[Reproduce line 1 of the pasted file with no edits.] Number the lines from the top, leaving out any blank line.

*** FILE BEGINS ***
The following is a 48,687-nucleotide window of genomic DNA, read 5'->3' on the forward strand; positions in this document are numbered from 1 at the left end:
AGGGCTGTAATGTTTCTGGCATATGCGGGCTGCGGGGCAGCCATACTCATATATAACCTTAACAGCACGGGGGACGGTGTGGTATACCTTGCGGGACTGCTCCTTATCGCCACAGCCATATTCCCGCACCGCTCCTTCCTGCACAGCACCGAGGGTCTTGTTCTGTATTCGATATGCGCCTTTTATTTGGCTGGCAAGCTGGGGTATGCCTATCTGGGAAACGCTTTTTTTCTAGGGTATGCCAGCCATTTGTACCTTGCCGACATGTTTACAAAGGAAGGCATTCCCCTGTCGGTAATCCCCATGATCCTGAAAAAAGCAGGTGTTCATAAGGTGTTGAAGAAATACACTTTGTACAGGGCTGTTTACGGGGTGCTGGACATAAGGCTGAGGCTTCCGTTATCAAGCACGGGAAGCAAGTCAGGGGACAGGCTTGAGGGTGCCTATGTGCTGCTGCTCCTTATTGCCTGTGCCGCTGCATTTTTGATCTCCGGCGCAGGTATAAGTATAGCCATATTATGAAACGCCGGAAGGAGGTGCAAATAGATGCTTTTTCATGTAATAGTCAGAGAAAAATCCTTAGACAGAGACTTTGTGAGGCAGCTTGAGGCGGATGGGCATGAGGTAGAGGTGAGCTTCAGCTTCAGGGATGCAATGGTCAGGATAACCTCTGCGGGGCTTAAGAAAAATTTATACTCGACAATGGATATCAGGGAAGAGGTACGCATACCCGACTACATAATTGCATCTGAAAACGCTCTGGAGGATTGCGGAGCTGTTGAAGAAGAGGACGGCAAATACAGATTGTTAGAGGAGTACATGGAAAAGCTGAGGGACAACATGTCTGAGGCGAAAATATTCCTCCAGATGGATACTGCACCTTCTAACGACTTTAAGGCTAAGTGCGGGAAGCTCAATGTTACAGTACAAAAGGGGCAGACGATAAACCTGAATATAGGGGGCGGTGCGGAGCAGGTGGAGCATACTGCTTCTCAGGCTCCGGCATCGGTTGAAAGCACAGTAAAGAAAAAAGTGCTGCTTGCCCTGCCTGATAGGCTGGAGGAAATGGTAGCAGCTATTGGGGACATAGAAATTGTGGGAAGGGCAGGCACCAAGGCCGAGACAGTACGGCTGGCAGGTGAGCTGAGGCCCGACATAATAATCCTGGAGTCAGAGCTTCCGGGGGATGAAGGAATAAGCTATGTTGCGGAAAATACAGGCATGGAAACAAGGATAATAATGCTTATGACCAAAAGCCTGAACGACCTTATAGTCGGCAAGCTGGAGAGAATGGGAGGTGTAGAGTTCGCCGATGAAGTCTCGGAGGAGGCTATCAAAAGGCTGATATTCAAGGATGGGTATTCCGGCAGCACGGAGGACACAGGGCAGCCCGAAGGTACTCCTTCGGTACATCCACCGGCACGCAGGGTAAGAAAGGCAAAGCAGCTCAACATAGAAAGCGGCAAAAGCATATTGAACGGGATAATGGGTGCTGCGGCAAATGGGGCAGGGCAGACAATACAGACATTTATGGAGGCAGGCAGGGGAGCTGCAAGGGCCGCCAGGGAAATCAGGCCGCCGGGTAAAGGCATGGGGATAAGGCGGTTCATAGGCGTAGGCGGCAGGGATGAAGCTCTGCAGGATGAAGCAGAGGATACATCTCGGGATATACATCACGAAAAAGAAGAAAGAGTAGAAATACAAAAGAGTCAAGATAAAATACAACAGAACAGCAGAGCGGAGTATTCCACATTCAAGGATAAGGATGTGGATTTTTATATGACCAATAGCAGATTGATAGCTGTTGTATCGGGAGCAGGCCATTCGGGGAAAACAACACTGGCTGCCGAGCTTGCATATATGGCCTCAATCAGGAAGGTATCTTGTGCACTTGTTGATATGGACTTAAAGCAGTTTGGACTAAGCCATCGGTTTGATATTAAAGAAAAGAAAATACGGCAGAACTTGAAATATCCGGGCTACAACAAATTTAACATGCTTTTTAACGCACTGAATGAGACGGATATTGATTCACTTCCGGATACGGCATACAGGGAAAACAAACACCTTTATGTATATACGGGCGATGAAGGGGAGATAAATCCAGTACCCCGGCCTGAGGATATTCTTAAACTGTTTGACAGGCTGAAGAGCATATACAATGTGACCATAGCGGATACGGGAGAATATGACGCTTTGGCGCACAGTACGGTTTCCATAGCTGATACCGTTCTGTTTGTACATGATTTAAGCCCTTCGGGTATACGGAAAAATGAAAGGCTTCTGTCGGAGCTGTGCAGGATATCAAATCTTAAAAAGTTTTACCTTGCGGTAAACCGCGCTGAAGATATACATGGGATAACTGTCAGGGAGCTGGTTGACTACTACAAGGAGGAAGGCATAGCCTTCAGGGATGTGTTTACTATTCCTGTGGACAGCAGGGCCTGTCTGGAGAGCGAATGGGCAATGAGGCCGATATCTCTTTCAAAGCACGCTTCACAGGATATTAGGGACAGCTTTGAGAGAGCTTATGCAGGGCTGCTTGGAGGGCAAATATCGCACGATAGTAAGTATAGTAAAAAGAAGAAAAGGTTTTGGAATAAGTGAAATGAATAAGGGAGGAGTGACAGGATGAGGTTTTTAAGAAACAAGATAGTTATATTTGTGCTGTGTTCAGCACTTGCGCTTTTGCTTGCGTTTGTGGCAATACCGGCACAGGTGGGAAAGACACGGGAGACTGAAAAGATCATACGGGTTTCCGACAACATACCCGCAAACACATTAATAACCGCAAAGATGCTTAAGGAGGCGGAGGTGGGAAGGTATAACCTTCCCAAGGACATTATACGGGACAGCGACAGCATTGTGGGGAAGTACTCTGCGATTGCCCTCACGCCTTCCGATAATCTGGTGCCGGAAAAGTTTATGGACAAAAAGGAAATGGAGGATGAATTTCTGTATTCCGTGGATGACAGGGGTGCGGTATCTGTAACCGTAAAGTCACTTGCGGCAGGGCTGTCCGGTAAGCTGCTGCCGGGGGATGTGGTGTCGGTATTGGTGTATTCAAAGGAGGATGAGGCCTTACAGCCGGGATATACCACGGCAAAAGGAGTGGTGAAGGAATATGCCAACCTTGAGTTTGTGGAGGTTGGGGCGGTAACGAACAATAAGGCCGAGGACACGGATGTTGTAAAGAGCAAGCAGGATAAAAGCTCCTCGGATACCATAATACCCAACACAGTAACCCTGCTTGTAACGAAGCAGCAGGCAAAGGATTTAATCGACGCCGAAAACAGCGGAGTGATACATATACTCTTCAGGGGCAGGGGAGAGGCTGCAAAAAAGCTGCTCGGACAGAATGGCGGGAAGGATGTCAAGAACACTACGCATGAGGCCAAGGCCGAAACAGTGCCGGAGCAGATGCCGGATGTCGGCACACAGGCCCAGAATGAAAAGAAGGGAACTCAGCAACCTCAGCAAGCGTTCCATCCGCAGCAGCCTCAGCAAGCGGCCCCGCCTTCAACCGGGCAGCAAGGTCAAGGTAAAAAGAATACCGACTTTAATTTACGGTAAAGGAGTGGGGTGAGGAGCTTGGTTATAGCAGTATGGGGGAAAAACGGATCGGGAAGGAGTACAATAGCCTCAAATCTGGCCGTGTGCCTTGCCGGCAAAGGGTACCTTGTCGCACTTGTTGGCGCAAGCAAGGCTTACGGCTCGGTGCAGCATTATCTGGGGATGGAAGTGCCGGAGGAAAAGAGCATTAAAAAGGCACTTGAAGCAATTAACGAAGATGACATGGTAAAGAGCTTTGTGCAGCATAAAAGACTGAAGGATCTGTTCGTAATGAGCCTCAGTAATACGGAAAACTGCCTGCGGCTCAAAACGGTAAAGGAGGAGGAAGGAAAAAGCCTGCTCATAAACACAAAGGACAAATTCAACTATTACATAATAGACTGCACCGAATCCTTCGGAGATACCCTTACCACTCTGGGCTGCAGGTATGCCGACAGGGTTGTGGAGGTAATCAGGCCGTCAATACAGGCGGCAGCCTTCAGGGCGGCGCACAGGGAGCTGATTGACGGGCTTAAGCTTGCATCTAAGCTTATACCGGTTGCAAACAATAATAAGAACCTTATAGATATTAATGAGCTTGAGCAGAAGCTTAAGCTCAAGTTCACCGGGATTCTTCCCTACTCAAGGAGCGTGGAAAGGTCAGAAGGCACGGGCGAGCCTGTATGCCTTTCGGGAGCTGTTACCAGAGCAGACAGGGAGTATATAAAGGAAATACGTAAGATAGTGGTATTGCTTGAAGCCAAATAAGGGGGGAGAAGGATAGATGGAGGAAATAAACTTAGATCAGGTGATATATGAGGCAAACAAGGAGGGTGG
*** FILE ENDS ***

The following is a 48,687-nucleotide window of genomic DNA, read 5'->3' on the forward strand; positions in this document are numbered from 1 at the left end: